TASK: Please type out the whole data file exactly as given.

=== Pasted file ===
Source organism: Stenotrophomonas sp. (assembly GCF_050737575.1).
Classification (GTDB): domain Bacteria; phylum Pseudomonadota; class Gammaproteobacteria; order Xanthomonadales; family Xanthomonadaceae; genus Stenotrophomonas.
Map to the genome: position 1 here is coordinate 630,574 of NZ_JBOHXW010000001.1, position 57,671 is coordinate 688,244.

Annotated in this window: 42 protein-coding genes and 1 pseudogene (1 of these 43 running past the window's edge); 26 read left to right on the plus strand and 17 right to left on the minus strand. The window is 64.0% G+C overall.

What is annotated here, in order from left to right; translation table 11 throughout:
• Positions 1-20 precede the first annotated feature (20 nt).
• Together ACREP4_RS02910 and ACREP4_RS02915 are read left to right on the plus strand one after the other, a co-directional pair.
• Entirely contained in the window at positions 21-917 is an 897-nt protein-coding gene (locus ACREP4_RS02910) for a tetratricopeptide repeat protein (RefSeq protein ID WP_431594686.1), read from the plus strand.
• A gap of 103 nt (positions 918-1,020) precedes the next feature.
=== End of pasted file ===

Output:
Source organism: Stenotrophomonas sp. (assembly GCF_050737575.1).
Classification (GTDB): domain Bacteria; phylum Pseudomonadota; class Gammaproteobacteria; order Xanthomonadales; family Xanthomonadaceae; genus Stenotrophomonas.
Map to the genome: position 1 here is coordinate 630,574 of NZ_JBOHXW010000001.1, position 57,671 is coordinate 688,244.

Annotated in this window: 42 protein-coding genes and 1 pseudogene (1 of these 43 running past the window's edge); 26 read left to right on the plus strand and 17 right to left on the minus strand. The window is 64.0% G+C overall.

What is annotated here, in order from left to right; translation table 11 throughout:
• Positions 1-20 precede the first annotated feature (20 nt).
• Together ACREP4_RS02910 and ACREP4_RS02915 are read left to right on the plus strand one after the other, a co-directional pair.
• Entirely contained in the window at positions 21-917 is an 897-nt protein-coding gene (locus ACREP4_RS02910) for a tetratricopeptide repeat protein (RefSeq protein ID WP_431594686.1), read from the plus strand.
• A gap of 103 nt (positions 918-1,020) precedes the next feature.